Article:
Review: mother! (2017)

Two words of warning before you watch mother!

  1. Don’t watch it if you’re pregnant.
  2. Don’t watch it if you’re easily shocked or offended.

Now we have that cleared up, where to start without giving mother! away? It’s best to go into this film knowing absolutely nothing as when you realise what this is about, it’s absolutely astounding. Darren Aronofsky has made one of the films of the year, a film of our times, and we can’t stop thinking about it. It’s so rich, so vile, so emotional, so beautiful. Just see it now.

Jennifer Lawrence puts in the performance of her career as the young wife only known as ‘mother’. Her existence is attending to her house and her older poet husband Him (Javier Bardem). She never stops,  cleaning, cooking and renovating the house – Him’s former home – which was burned to the ground. Some uninvited strangers turn up one night – man (Ed Harris) and woman (Michelle Pfeiffer) – who start to cause havoc, mess up the kitchen and block the toilet with strange things. Him takes them in as guests and…well…

mother! is controversial for a reason. We wouldn’t expect nothing less in the final act from the director of Requiem for a Dream and Black Swan. He’s messed us up before. We’ve sat through Martyrs (the original, naturally) and hardly flinched but this…this is…something else. But for what it portrays and what it’s all about, it’s a sombre reflection on our own existence and where we’re heading. Plus Kristen Wiig plays an absolute blinder in a chilling scene.

You may laugh. You may want to walk out. You will walk out. Whilst all around us were balking, we wanted to stand up and cheer. A truly amazing piece of filmmaking, innovation and art. Plus that Best Actress Oscar is really deserved by Ms Lawrence.




RATING: 10/10

Watch it for: The entire bloody experience. Glorious

Watch out for: We can’t talk about it just yet. Keep the secret 


Review: Personal Shopper (2016)

When a movie is booed at Cannes, we usually take that as a seal of approval. That’s what happened to Oliver Assayas’ Personal Shopper at the festival in 2016, a haunting and beautiful film that gets under your skin. It’s not a horror but there are ghosts. Kristen Stewart’s Maureen is a personal shopper to the stars in Paris, but she’s also a medium and wants to make contact with her dead brother Lewis. They both share the same genetic heart condition, from which Lewis died.

Mourning oozes from every pore of Maureen and Stewart is captivating throughout the 110 minutes. You can’t take your eyes off her. Some will find the film VERY slow but there is that special something that hooks you. It’s delivered with style and a sense of otherworldliness. As Maureen glides sullenly (and we know Stewart does sullen well) from Paris to London to pick up exquisite clothes and jewels for her rich client, it’s juxtaposed against the darkness of the ‘haunted’ house of her late brother where she is desperately trying to make contact with him. And things do go bump in the night, in the style of a Japanese horror movie.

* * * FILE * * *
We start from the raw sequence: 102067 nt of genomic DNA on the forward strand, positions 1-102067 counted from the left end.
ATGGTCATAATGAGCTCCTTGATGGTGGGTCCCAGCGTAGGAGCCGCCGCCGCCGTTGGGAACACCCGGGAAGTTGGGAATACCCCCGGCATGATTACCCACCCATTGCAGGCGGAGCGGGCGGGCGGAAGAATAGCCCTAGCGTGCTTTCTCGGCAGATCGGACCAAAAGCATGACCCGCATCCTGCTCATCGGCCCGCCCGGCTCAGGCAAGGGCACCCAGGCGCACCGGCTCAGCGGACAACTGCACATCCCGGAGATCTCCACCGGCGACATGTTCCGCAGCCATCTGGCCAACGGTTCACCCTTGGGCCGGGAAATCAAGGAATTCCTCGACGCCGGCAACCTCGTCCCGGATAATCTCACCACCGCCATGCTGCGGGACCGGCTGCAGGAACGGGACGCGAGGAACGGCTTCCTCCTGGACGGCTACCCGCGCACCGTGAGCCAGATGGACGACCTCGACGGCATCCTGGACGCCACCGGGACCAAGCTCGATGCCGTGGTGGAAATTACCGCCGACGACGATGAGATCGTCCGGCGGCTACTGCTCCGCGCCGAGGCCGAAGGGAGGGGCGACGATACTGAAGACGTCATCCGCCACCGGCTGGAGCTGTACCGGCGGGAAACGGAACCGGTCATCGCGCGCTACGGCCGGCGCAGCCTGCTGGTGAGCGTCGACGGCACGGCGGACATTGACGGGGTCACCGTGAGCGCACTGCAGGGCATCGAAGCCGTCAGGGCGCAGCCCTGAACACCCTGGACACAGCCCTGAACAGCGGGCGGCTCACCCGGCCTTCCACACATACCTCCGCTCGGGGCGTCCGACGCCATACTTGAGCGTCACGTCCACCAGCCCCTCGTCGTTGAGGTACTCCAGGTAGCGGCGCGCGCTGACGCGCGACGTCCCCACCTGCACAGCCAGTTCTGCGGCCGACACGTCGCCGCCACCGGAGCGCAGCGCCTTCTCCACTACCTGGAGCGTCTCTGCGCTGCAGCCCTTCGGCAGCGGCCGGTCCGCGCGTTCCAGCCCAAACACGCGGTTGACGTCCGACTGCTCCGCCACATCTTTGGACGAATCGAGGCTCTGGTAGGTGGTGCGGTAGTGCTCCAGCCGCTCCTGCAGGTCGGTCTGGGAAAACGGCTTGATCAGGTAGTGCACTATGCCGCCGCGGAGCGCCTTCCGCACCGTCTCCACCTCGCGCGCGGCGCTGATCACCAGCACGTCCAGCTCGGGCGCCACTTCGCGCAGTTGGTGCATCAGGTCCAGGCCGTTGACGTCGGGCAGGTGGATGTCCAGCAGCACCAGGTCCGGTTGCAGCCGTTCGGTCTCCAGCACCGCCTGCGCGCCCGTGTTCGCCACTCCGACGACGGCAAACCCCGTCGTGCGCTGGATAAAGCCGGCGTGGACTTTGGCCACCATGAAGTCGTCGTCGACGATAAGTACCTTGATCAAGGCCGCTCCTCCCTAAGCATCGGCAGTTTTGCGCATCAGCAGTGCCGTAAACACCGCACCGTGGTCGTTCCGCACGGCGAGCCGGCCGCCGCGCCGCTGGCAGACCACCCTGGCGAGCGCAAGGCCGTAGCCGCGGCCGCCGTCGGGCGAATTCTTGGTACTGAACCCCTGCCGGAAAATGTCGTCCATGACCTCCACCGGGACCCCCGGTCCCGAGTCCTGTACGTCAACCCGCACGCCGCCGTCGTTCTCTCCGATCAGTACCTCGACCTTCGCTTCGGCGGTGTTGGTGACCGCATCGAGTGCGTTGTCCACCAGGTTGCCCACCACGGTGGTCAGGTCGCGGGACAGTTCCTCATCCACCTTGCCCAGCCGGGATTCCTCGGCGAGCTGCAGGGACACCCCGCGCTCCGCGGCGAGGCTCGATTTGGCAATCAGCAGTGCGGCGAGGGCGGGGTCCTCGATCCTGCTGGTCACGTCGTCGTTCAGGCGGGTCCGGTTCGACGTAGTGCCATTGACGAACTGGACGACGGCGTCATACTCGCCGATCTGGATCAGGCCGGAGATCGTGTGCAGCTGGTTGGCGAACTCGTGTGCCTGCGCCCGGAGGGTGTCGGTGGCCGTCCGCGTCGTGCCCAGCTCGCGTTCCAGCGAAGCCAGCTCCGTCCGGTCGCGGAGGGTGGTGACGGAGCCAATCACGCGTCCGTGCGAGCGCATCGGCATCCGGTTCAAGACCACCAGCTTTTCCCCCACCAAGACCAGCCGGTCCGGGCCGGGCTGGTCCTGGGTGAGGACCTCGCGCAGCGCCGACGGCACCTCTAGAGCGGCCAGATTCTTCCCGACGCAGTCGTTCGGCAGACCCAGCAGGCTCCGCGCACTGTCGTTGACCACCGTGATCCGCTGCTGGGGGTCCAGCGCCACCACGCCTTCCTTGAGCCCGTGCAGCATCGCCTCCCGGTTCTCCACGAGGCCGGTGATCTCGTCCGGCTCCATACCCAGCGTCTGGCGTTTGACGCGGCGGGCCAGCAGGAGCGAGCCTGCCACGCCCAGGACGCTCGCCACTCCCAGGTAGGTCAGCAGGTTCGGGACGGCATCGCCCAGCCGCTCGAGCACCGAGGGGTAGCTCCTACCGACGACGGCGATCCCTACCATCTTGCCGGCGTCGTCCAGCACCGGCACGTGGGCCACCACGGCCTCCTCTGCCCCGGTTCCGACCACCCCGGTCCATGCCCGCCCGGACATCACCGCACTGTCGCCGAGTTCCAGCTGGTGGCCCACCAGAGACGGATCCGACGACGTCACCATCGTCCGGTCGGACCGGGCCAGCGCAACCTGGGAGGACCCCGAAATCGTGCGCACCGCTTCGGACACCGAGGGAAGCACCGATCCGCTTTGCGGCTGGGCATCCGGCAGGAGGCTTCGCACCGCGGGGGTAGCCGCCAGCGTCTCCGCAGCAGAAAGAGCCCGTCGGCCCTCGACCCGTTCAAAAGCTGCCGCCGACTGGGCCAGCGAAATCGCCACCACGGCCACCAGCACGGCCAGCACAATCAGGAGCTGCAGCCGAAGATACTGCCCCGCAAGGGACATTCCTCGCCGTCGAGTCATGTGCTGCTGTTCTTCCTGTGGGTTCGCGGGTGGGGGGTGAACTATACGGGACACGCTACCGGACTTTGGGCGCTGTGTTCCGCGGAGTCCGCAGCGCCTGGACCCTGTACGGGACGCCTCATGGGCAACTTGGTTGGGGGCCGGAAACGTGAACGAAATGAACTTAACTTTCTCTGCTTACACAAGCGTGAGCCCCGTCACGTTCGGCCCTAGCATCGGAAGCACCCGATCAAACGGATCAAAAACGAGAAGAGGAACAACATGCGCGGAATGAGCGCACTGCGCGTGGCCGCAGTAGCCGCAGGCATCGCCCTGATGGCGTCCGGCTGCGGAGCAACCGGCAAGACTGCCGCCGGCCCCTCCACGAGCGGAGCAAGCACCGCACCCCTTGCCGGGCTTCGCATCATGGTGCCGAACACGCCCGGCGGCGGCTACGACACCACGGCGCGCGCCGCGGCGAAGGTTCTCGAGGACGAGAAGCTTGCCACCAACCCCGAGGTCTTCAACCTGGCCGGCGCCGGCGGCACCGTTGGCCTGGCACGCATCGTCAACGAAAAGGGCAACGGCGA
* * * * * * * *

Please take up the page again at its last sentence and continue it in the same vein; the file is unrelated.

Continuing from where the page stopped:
The dénouement takes us to Oman and leaves everything a bit open to interpretation but this is a strange little film that is definitely worth checking out for Stewart’s performance alone. It’s daft, spellbinding couture. 




RATING: 6/10

Watch it for: Kristen Stewart

Watch out for: The apparition in the house 

Review: Raw (2016)

From the ‘shock! horror! people fainted!’ reviews from the mainstream press, we wouldn’t blame you for going into cannibal movie Raw feeling a little worried about what’s to come. Can you stomach it? Is this going to the grossest film ever? It’s really tame for horror pros actually, but don’t let that put you off what is a brilliant flick about a veggie veterinary student who develops a taste for human flesh after an initiation ceremony. It’s smart, cool and has some beautiful shots…and is even quite funny.

Garance Marillier plays first year student Justine, who has the unfortunate pleasure of going to the same veterinary school as her intimidating older sister Alexia (Ella Rumpf). This is a coming of age tale as Justine struggles to find her own identity at the school, underneath the bold supervision of Alexia. That her identity ends up with her being a cannibal isn’t the point really – this is also about Justine’s sexual awakening and hunger of all sorts.

The leads are brilliant and this isn’t a gore fest. There are some truly haunting shots that stay with you for a long time – making cars crash to feast on the victims, Justine’s hunger when Alexia accidentally amputates a finger, a morning after scene that reveals a shock under the sheets – but Raw is an intelligent watch that will have you thinking about it for days after.




RATING: 7/10

Watch it for: Lead Garance Marillier is captivating       

Watch out for: Your sister’s finger